The following links are essential reading for anyone involved with serving low- to moderate-income Americans and/or payday lending.
“Poorest Americans Turning To Payday Loans To Afford Food, Electricity” from Huffington Post:
The poorest Americans are stringing together multiple high-interest loans each year just to keep the lights on and food on the table, according to a new report from the Pew Charitable Trusts.
According to the report, 7 out of 10 borrowers use payday loans – typically short-term, high-interest cash advances – to make payments on recurring bills, including utilities, car payments, food, rent and mortgage payments. This is contrary to the typical marketing from payday lenders, who often pitch the loans as quick cash for a onetime cash crunch.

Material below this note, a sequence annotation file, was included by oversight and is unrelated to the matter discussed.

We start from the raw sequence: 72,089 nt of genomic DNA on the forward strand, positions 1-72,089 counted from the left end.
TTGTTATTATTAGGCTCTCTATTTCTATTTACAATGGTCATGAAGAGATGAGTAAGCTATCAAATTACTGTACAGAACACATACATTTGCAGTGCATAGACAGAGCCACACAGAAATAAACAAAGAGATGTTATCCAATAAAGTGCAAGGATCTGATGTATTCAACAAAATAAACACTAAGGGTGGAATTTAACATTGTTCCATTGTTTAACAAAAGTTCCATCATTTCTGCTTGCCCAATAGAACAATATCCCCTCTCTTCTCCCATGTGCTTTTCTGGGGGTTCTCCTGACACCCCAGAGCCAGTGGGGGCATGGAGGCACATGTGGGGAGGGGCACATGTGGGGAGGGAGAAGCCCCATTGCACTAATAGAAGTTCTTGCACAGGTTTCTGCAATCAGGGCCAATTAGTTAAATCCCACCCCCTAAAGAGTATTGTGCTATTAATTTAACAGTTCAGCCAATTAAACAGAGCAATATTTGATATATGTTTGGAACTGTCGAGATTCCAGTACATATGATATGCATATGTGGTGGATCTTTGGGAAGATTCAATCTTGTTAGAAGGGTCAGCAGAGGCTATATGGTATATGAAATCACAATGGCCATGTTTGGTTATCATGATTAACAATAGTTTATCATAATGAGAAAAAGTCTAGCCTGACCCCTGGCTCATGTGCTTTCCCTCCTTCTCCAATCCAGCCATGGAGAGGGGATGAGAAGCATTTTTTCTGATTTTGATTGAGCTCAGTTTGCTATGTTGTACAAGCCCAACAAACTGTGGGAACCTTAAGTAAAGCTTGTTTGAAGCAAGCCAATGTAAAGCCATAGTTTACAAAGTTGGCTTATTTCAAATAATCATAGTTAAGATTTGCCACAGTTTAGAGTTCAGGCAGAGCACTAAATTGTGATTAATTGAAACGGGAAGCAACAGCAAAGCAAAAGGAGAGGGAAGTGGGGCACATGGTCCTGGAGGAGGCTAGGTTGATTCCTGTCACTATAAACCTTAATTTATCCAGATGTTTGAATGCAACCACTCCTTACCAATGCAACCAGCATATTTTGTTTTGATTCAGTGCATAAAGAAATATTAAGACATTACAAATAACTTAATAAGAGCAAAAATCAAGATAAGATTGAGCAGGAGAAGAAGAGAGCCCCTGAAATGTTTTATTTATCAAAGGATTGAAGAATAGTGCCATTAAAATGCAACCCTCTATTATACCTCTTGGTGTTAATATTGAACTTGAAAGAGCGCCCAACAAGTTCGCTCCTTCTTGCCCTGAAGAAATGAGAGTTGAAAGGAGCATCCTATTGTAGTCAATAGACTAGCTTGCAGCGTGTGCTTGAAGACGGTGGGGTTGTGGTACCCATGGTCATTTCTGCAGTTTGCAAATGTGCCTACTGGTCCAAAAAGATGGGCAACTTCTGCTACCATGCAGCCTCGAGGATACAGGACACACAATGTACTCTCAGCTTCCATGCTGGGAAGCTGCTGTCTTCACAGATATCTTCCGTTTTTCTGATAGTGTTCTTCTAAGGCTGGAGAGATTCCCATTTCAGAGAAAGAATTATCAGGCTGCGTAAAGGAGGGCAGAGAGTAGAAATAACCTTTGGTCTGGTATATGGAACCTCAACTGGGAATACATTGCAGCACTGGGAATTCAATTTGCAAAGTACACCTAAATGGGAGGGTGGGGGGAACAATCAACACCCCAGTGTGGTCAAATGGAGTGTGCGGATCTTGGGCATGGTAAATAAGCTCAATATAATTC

The report’s release comes as other financial woes, like high unemployment and rising household costs, continue to put economic pressure on many consumers. There are signs that other kinds of high-cost borrowing, like use of credit cards, are also being increasingly tapped to pay for everyday items as well. Pew’s report, released on Wednesday, also provides support for the Consumer Financial Protection Bureau, which plans to create a national policy for the payday loan industry. Currently the industry is regulated on a state-by-state basis.
Click to Continue Reading the Huffington Post Article
View the Full Pew Charitable Trust Report